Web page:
Former and Current PhD Students', from ME's Laser Thermal Laboratory, Research Published in Nature Materials

Monday, August 24, 2015

Dr. Hojeong Jeon and doctoral student Sangmo Koo of the Laser Thermal Laboratory (LTL) reported their work on the functionalization of the surface of biological devices by ablative direct laser writing in the August 20 issue of Nature Materials. Patterned surfaces with nanoscale craters can control the cell ability to stick to surfaces. This in turn results in directing cell migration. It has been known that cell migration is dependent on surface protein density or surface rigidity. The researchers suggested patterned nanocrater arrays of isometric and spatial gradient density distribution as a new, facile and scalable method to control cell attachment and migration that are both related to cell growth and differentiation. They used a femtosecond pulsed laser to etch precisely spaced nanometer scale craters on quartz and polystyrene surfaces. Cultured fibroblast cells on patterned surfaces appear to first attach, but then move toward smoother surfaces, where nanocraters are separated by large spacings. Ultrafast laser ablation using far field optics in a tight focusing configuration offers substantial advantages for the direct, maskless and arbitrary patterning of various materials and curved surfaces, while maintaining high feature resolution.


Although nanopatterned surfaces have been known to be able to control cell fate, conventional nanofabrication processes cannot be applied to biomaterials, such as polystyrene culture dish, titanium alloy, biodegradable polymer implants, etc. By changing the shape and arrangement of the ablated patterns, new possibilities will emerge for applying this simpler and cheaper platform in cellular and medical research. For example, the method is applicable to diverse experiments as an effective tool for mechanotransduction studies in the context of regenerative medicine. Different micro-environmental stimuli can be implemented to alter intracellular structures, and contributed the stem cell differentiation and fate. Furthermore, it can be applied to breast implants, electrode leads on pacemakers and defibrillators and orthopedic implants that incur significant health care cost and risk.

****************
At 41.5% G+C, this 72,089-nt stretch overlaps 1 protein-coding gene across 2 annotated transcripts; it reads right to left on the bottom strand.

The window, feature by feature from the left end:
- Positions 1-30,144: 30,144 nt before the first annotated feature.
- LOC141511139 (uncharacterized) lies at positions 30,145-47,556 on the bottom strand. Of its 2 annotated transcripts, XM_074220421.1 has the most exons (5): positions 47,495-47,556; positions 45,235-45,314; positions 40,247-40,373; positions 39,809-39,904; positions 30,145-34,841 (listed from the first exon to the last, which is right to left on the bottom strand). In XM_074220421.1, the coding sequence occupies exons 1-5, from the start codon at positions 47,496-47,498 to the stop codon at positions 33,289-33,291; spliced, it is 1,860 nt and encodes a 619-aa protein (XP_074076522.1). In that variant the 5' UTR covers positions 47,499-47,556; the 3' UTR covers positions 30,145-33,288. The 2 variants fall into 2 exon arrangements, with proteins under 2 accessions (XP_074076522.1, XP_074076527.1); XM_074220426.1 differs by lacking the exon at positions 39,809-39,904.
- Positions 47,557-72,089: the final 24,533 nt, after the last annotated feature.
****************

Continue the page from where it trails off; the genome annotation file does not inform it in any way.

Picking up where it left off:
The research was under a collaborative project of ME Professor Costas Grigoropoulos with Professor Kevin Healy of Materials Science and Engineering and Bioengineering. Dr. Jeon (LTL PhD '11 and post-doc till '13) is currently at the Korea Institute of Science and Technology (KIST).